from the FAS Project on Government Secrecy
Volume 2004, Issue No. 51
June 7, 2004


The Central Intelligence Agency budget for fiscal year 1955 was $335 million, according to newly disclosed classified budget documents from half a century ago.

The 1955 CIA budget included $225 million for normal operations "and a contingency reserve of $110 million for unforeseen emergencies and/or projects which were not planned."

CIA funds are not appropriated directly. The 1955 CIA budget was concealed within eleven separate line items in the Department of Defense budget, from which it was transferred to the Agency.

This budget information is still considered "classified" by the CIA, which adheres to a Cold War information security policy.

The 1955 CIA budget information was described in a May 11, 1954 letter from the CIA to the Senate Appropriations Committee, with various attachments.

The budget documents were located by Prof. David Barrett of Villanova University in the course of his archival research for a forthcoming book on the history of intelligence oversight.

Prof. Barrett generously provided a copy of this material to Secrecy News. See:

For several years, the Federation of American Scientists has been seeking the declassification of historical intelligence budget information from 1947 to 1970 in a Freedom of Information Act lawsuit against the CIA. Last week, coincidentally, the judge in that proceeding ordered the parties to propose a schedule for the filing of dispositive motions.


The leadership of the House of Representatives has declined to conduct an investigation into the torture of Iraqi prisoners at Abu Ghraib prison and related questions about prisoner interrogation, calling it a distraction from the war on terrorism.

But even some Republicans are dismayed by what they consider a dereliction of their duty to conduct oversight.

"We should be doing this directly and bluntly, and in the House we are not," Rep. Heather Wilson (R-NM) told the New York Times (06/06/04). "It's been very disappointing to me."

Now House Democratic leaders are moving to fill the oversight void and they are seeking the cooperation of the White House to acquire 35 specified categories of documents concerning prisoner interrogation that they said are needed to conduct a meaningful investigation.

"We are writing to inform you of our determination to investigate the prison abuses at Abu Ghraib and elsewhere and to request your assistance in obtaining key documents," wrote six senior Democrats in a June 3 letter to President Bush.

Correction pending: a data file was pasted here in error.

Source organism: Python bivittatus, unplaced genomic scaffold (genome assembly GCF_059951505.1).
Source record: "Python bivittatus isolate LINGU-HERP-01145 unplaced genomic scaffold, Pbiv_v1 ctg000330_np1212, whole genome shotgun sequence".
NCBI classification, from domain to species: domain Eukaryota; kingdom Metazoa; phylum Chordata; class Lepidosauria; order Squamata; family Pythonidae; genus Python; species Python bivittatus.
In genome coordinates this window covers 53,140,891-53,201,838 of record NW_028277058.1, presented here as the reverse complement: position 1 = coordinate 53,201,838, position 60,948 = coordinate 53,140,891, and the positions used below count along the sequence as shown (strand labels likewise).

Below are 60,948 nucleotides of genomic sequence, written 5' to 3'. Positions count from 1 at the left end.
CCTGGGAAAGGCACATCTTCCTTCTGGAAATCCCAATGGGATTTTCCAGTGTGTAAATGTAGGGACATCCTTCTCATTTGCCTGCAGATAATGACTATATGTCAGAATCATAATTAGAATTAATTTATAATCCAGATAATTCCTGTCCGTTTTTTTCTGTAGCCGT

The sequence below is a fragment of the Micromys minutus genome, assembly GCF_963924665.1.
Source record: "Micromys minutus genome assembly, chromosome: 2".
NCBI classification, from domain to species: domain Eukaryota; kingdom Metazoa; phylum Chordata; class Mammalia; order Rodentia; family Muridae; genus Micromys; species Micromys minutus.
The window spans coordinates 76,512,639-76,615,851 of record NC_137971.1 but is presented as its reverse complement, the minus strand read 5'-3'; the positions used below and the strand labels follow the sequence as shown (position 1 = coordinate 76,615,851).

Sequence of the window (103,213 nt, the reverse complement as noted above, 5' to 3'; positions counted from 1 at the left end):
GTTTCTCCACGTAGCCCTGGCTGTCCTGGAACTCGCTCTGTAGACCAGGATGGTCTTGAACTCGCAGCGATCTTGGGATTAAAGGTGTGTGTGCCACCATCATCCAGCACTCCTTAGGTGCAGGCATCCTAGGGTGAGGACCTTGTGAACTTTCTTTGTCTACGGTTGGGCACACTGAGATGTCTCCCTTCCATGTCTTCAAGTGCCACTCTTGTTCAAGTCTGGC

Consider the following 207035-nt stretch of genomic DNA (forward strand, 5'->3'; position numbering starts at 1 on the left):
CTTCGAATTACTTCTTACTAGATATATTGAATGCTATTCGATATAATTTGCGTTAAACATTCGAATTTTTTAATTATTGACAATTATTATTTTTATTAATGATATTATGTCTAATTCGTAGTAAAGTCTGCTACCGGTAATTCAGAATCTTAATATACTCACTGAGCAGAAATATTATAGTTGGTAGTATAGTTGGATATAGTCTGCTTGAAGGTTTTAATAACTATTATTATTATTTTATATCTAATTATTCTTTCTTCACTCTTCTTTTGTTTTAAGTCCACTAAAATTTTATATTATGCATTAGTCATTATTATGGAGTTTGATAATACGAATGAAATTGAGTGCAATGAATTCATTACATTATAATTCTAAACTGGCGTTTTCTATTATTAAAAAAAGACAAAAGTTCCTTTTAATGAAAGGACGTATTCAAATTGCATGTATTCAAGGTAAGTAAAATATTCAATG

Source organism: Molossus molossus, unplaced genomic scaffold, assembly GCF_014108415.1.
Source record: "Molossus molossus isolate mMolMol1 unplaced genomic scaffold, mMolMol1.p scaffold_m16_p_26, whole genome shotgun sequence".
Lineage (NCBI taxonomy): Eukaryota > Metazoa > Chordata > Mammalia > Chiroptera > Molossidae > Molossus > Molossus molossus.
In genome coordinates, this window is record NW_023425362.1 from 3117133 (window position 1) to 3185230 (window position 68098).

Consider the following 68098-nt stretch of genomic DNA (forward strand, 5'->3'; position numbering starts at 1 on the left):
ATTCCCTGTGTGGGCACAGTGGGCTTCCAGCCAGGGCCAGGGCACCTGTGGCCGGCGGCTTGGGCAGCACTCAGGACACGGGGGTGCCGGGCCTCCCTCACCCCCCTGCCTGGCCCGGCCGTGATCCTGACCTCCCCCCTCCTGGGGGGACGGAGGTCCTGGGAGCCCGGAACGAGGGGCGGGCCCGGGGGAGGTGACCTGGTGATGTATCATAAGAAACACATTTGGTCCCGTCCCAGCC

The authors, all ranking members of their respective committees, were Reps. Henry Waxman, John Conyers, David Obey, Ike Skelton, Tom Lantos and Jane Harman.

See their June 3 letter here:


The term "weapons of mass destruction," like "terrorism," is often used as a rhetorical blunderbuss rather than to achieve strategic clarity. There are so many qualitatively distinct technologies and substances that qualify as WMD that basic differences between threats of global apocalypse and minor hazards which may result in few or no casualties are obscured.

A new report from the Congressional Research Service attempts to unpack this loaded term and to evaluate some of its diverse components, focusing on the potential for small-scale terrorist attacks involving the use of chemical and biological weapons (CBW).

The CRS report proposes an analytical framework that considers the difficulty of manufacturing or acquiring various CBW agents, the feasibility of using them as weapons, their public health impact, the availability of medical treatment, and various other factors.

It promptly becomes clear that not all CBW threats are equal or equally urgent. The ranking of threats logically implies a prioritization of needed countermeasures and defenses, and the beginning of a sensible policy approach.

See "Small-scale Terrorist Attacks Using Chemical and Biological Agents: An Assessment Framework and Preliminary Comparisons" by Dana A. Shea and Frank Gottron, Congressional Research Service, May 20, 2004 (89 pages, 750 KB PDF file):


Secrecy News is written by Steven Aftergood and published by the Federation of American Scientists.

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